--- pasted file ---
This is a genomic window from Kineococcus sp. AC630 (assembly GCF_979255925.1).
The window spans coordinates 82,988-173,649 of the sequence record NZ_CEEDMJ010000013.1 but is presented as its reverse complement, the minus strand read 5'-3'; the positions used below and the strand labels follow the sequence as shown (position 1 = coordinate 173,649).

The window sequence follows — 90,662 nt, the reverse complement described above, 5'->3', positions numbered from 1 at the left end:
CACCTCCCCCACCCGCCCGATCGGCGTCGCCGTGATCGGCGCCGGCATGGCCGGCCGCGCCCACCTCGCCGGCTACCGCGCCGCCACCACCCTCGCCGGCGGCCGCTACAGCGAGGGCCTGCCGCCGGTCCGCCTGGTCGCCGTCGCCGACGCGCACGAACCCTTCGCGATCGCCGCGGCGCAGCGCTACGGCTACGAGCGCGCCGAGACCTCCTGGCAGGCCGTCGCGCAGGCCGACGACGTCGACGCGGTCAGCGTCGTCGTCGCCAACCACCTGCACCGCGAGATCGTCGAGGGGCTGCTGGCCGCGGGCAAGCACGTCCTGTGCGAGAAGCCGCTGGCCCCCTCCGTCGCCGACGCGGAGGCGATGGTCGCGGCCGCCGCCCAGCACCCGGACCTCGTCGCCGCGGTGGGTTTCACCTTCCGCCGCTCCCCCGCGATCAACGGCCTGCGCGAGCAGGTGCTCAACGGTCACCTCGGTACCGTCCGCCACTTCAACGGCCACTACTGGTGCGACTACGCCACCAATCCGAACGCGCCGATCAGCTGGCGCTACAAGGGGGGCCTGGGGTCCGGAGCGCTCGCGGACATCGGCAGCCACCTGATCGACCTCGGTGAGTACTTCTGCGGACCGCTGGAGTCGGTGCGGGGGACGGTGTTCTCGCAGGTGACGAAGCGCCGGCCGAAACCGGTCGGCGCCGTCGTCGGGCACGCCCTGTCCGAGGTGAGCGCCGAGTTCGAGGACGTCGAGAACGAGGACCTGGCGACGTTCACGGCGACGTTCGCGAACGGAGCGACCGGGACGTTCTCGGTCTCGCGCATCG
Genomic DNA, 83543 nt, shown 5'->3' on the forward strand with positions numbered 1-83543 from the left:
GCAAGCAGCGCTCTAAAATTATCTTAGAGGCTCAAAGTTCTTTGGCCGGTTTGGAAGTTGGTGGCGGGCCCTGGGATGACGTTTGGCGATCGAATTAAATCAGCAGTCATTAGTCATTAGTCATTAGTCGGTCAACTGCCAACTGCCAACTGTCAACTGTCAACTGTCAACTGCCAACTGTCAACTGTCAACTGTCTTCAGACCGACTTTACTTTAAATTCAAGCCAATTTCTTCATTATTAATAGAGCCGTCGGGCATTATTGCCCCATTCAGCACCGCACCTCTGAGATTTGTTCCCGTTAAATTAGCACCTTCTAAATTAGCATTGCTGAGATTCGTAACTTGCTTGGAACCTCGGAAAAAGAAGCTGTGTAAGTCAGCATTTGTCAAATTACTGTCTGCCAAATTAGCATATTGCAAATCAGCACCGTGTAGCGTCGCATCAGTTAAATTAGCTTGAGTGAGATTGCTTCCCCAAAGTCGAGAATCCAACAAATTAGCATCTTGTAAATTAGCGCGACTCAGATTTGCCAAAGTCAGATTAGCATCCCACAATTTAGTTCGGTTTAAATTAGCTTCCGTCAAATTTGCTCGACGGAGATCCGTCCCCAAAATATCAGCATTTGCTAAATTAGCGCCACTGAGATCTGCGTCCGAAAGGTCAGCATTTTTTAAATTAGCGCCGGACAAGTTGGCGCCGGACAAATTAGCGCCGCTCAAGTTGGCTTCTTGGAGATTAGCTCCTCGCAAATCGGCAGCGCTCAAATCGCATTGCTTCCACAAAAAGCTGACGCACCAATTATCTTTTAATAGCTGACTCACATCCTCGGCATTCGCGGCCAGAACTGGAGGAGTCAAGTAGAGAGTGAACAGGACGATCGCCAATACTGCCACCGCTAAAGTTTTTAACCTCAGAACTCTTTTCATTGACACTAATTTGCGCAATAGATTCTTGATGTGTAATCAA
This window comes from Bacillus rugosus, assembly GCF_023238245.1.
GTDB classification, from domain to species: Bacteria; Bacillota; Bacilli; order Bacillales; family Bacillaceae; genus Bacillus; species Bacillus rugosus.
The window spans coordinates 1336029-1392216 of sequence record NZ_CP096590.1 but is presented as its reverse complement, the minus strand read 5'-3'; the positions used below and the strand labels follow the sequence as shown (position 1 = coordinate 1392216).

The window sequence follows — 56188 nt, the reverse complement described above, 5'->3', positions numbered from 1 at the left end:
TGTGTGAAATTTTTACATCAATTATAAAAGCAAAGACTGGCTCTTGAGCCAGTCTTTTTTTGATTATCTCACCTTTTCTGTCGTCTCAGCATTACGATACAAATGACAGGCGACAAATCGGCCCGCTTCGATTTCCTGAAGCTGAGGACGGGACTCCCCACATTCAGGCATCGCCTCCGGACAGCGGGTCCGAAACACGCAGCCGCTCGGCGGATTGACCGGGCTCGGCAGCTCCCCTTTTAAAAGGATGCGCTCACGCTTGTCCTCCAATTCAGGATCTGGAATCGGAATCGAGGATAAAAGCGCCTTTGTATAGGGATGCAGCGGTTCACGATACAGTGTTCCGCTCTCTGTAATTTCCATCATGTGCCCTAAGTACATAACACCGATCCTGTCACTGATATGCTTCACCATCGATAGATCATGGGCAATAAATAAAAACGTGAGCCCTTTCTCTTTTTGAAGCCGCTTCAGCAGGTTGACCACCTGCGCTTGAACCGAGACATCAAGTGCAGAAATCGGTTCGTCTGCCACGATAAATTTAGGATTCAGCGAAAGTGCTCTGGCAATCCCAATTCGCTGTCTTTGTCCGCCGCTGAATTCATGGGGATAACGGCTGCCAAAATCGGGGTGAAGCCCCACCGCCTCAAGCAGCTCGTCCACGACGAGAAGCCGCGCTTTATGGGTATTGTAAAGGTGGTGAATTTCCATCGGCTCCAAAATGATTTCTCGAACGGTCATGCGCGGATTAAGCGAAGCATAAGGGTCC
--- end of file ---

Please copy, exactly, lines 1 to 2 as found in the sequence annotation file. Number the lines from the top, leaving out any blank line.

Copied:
This is a genomic window from Kineococcus sp. AC630 (assembly GCF_979255925.1).
The window spans coordinates 82,988-173,649 of the sequence record NZ_CEEDMJ010000013.1 but is presented as its reverse complement, the minus strand read 5'-3'; the positions used below and the strand labels follow the sequence as shown (position 1 = coordinate 173,649).